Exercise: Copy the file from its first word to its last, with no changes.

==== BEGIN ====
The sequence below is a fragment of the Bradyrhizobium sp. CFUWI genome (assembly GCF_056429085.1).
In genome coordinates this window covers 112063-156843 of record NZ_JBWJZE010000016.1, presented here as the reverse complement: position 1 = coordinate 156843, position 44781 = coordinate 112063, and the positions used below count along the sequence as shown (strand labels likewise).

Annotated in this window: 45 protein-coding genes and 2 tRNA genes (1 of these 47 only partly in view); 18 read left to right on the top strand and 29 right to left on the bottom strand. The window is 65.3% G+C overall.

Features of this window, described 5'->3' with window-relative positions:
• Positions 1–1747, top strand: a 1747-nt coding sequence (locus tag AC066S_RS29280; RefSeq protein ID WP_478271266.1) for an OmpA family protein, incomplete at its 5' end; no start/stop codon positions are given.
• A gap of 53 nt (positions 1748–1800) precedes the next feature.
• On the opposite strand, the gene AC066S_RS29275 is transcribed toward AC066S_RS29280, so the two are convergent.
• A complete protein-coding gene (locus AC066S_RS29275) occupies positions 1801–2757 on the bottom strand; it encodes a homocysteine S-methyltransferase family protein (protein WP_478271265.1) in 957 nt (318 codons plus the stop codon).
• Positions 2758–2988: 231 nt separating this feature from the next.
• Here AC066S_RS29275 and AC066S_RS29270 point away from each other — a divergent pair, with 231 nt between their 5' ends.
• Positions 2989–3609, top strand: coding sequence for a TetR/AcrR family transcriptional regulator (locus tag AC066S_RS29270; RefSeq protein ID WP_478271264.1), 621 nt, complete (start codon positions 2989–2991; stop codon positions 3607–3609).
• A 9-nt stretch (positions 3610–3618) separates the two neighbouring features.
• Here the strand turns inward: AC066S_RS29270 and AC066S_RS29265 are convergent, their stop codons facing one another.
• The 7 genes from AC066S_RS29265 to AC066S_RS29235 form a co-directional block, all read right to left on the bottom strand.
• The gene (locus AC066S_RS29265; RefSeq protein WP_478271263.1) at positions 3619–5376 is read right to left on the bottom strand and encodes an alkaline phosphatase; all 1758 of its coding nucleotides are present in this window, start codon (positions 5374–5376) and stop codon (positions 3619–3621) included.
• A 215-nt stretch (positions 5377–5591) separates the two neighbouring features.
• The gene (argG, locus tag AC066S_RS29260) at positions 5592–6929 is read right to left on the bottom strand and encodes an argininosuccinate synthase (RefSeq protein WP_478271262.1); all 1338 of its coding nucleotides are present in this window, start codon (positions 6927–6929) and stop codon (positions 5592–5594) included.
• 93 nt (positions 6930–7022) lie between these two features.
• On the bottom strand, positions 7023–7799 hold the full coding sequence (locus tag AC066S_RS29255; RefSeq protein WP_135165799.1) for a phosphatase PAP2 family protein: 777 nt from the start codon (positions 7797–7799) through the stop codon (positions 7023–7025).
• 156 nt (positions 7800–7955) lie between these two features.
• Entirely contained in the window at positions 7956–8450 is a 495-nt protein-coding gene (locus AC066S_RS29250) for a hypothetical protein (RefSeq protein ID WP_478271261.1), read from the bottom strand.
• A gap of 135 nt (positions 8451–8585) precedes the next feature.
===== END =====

The sequence below is a fragment of the Bradyrhizobium sp. CFUWI genome (assembly GCF_056429085.1).
In genome coordinates this window covers 112063-156843 of record NZ_JBWJZE010000016.1, presented here as the reverse complement: position 1 = coordinate 156843, position 44781 = coordinate 112063, and the positions used below count along the sequence as shown (strand labels likewise).

Annotated in this window: 45 protein-coding genes and 2 tRNA genes (1 of these 47 only partly in view); 18 read left to right on the top strand and 29 right to left on the bottom strand. The window is 65.3% G+C overall.

Features of this window, described 5'->3' with window-relative positions:
• Positions 1–1747, top strand: a 1747-nt coding sequence (locus tag AC066S_RS29280; RefSeq protein ID WP_478271266.1) for an OmpA family protein, incomplete at its 5' end; no start/stop codon positions are given.
• A gap of 53 nt (positions 1748–1800) precedes the next feature.
• On the opposite strand, the gene AC066S_RS29275 is transcribed toward AC066S_RS29280, so the two are convergent.
• A complete protein-coding gene (locus AC066S_RS29275) occupies positions 1801–2757 on the bottom strand; it encodes a homocysteine S-methyltransferase family protein (protein WP_478271265.1) in 957 nt (318 codons plus the stop codon).
• Positions 2758–2988: 231 nt separating this feature from the next.
• Here AC066S_RS29275 and AC066S_RS29270 point away from each other — a divergent pair, with 231 nt between their 5' ends.
• Positions 2989–3609, top strand: coding sequence for a TetR/AcrR family transcriptional regulator (locus tag AC066S_RS29270; RefSeq protein ID WP_478271264.1), 621 nt, complete (start codon positions 2989–2991; stop codon positions 3607–3609).
• A 9-nt stretch (positions 3610–3618) separates the two neighbouring features.
• Here the strand turns inward: AC066S_RS29270 and AC066S_RS29265 are convergent, their stop codons facing one another.
• The 7 genes from AC066S_RS29265 to AC066S_RS29235 form a co-directional block, all read right to left on the bottom strand.
• The gene (locus AC066S_RS29265; RefSeq protein WP_478271263.1) at positions 3619–5376 is read right to left on the bottom strand and encodes an alkaline phosphatase; all 1758 of its coding nucleotides are present in this window, start codon (positions 5374–5376) and stop codon (positions 3619–3621) included.
• A 215-nt stretch (positions 5377–5591) separates the two neighbouring features.
• The gene (argG, locus tag AC066S_RS29260) at positions 5592–6929 is read right to left on the bottom strand and encodes an argininosuccinate synthase (RefSeq protein WP_478271262.1); all 1338 of its coding nucleotides are present in this window, start codon (positions 6927–6929) and stop codon (positions 5592–5594) included.
• 93 nt (positions 6930–7022) lie between these two features.
• On the bottom strand, positions 7023–7799 hold the full coding sequence (locus tag AC066S_RS29255; RefSeq protein WP_135165799.1) for a phosphatase PAP2 family protein: 777 nt from the start codon (positions 7797–7799) through the stop codon (positions 7023–7025).
• 156 nt (positions 7800–7955) lie between these two features.
• Entirely contained in the window at positions 7956–8450 is a 495-nt protein-coding gene (locus AC066S_RS29250) for a hypothetical protein (RefSeq protein ID WP_478271261.1), read from the bottom strand.
• A gap of 135 nt (positions 8451–8585) precedes the next feature.